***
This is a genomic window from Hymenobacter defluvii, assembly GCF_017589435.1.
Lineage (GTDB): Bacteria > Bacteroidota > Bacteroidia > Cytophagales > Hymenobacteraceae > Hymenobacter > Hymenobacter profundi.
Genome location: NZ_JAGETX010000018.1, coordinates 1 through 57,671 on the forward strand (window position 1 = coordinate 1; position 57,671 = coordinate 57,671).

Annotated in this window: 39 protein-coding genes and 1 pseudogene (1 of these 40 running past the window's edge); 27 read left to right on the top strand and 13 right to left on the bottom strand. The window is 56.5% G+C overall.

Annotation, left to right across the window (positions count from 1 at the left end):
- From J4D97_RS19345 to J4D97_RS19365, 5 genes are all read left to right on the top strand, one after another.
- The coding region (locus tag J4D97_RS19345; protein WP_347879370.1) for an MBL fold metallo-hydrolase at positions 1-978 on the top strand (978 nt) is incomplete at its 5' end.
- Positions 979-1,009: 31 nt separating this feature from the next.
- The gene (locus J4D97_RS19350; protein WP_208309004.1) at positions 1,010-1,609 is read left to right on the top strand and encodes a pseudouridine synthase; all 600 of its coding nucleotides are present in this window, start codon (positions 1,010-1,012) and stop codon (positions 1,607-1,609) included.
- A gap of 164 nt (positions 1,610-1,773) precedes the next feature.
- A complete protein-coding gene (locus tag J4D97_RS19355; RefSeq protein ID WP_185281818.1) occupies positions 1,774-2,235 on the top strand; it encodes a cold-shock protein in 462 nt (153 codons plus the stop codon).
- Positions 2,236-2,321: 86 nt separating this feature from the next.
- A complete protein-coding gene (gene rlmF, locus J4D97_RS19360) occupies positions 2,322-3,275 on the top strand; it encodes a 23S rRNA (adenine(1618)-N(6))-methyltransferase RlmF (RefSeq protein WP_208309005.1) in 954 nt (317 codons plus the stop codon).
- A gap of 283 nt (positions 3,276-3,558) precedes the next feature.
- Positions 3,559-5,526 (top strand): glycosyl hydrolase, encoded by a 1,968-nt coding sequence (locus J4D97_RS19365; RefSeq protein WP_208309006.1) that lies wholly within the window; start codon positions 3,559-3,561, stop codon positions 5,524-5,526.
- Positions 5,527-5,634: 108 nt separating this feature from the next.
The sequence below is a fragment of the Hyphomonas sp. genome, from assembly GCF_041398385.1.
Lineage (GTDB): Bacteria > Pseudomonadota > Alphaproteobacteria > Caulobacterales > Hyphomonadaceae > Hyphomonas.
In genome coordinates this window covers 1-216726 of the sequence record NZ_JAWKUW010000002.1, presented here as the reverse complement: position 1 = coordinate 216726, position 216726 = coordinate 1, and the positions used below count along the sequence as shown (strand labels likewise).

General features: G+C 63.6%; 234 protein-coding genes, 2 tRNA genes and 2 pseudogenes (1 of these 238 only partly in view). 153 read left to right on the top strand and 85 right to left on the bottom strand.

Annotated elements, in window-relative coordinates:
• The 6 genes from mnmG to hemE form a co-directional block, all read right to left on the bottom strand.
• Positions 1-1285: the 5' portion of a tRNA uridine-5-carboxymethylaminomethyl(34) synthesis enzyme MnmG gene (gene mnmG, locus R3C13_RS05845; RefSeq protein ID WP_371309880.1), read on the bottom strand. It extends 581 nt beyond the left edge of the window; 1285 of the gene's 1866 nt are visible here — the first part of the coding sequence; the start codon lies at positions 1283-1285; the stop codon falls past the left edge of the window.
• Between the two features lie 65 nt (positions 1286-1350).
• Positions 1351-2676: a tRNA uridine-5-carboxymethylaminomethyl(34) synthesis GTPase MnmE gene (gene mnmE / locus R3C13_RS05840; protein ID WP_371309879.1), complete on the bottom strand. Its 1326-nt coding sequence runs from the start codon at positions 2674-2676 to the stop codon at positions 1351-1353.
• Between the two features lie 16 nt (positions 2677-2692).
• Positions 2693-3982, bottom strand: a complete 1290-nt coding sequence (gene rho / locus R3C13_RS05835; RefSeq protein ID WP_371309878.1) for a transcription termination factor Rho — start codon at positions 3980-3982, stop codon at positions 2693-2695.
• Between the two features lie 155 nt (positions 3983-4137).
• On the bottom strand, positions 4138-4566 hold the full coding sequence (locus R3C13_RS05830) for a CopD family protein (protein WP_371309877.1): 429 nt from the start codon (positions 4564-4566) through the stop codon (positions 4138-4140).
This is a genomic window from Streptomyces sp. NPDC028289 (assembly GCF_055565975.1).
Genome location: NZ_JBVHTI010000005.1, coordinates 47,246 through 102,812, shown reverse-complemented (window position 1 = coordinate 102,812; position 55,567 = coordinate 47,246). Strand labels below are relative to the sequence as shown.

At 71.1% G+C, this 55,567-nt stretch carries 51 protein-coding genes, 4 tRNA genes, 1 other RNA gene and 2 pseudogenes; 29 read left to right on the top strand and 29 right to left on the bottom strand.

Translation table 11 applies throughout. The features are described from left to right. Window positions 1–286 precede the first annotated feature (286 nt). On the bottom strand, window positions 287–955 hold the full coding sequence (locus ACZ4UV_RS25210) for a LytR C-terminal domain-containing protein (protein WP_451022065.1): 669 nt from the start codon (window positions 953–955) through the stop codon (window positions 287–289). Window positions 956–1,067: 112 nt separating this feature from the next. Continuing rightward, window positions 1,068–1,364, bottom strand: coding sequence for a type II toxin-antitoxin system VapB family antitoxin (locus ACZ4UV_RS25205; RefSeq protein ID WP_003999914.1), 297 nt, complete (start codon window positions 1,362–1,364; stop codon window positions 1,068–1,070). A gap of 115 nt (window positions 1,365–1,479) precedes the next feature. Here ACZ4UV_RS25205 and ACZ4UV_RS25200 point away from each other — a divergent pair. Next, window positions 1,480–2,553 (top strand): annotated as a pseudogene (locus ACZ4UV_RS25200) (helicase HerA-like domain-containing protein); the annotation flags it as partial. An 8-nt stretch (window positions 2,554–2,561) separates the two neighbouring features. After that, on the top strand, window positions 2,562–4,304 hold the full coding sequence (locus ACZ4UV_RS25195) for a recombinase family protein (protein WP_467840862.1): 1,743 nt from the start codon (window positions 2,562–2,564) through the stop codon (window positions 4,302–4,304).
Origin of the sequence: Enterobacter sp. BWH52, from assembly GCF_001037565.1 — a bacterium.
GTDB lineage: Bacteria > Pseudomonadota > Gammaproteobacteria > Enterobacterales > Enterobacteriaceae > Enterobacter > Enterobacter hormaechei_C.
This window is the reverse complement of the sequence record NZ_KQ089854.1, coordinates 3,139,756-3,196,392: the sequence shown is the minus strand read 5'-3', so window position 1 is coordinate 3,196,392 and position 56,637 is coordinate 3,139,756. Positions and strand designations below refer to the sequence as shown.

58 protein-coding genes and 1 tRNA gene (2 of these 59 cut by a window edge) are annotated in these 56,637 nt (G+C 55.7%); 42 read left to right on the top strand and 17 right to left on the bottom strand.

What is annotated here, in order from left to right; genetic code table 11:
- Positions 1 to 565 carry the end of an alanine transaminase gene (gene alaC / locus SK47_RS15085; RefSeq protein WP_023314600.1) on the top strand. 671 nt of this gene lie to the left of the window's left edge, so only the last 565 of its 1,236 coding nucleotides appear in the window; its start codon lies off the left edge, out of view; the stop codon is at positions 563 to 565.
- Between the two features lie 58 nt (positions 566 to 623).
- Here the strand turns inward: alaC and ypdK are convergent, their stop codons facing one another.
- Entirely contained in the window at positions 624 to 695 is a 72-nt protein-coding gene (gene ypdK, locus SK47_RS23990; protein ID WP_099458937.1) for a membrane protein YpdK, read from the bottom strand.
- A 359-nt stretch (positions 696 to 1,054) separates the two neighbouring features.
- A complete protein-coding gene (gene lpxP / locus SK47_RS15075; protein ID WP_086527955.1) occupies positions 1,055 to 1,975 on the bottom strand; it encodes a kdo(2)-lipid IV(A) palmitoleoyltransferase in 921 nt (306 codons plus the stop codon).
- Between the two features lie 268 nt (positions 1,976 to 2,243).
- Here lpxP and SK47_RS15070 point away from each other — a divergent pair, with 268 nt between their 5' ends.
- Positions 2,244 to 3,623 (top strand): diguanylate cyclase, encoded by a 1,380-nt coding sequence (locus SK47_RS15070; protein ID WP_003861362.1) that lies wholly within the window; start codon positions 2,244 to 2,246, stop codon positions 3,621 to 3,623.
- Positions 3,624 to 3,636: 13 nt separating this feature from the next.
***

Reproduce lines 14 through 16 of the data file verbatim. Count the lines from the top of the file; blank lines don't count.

- A gap of 283 nt (positions 3,276-3,558) precedes the next feature.
- Positions 3,559-5,526 (top strand): glycosyl hydrolase, encoded by a 1,968-nt coding sequence (locus J4D97_RS19365; RefSeq protein WP_208309006.1) that lies wholly within the window; start codon positions 3,559-3,561, stop codon positions 5,524-5,526.
- Positions 5,527-5,634: 108 nt separating this feature from the next.